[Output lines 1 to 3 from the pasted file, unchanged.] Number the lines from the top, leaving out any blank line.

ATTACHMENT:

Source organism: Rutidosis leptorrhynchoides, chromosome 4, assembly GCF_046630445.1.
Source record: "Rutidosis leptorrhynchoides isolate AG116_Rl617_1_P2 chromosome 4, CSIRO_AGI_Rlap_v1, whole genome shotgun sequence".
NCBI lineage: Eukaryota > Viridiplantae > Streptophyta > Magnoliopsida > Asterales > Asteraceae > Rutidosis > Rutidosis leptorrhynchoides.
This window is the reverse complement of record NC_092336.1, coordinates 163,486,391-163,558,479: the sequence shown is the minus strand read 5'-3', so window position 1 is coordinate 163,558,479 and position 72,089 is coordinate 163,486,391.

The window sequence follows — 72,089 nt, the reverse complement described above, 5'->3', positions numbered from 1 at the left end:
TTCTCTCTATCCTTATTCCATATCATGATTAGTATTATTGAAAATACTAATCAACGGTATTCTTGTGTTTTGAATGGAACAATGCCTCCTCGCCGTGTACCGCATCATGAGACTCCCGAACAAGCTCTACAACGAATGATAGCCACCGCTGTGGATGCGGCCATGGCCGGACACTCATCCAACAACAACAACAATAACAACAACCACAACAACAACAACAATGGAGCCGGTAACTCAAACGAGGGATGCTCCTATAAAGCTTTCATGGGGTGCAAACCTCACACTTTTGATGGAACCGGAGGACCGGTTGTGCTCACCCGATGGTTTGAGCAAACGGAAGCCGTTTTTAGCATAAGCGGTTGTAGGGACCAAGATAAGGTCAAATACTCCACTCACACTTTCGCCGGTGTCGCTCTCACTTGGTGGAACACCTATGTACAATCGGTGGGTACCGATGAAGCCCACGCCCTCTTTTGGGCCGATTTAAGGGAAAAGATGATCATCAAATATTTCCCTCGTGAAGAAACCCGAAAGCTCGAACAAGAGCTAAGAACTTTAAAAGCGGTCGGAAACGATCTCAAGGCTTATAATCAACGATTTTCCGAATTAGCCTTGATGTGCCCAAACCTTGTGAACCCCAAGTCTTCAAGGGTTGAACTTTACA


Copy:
Source organism: Rutidosis leptorrhynchoides, chromosome 4, assembly GCF_046630445.1.
Source record: "Rutidosis leptorrhynchoides isolate AG116_Rl617_1_P2 chromosome 4, CSIRO_AGI_Rlap_v1, whole genome shotgun sequence".
NCBI lineage: Eukaryota > Viridiplantae > Streptophyta > Magnoliopsida > Asterales > Asteraceae > Rutidosis > Rutidosis leptorrhynchoides.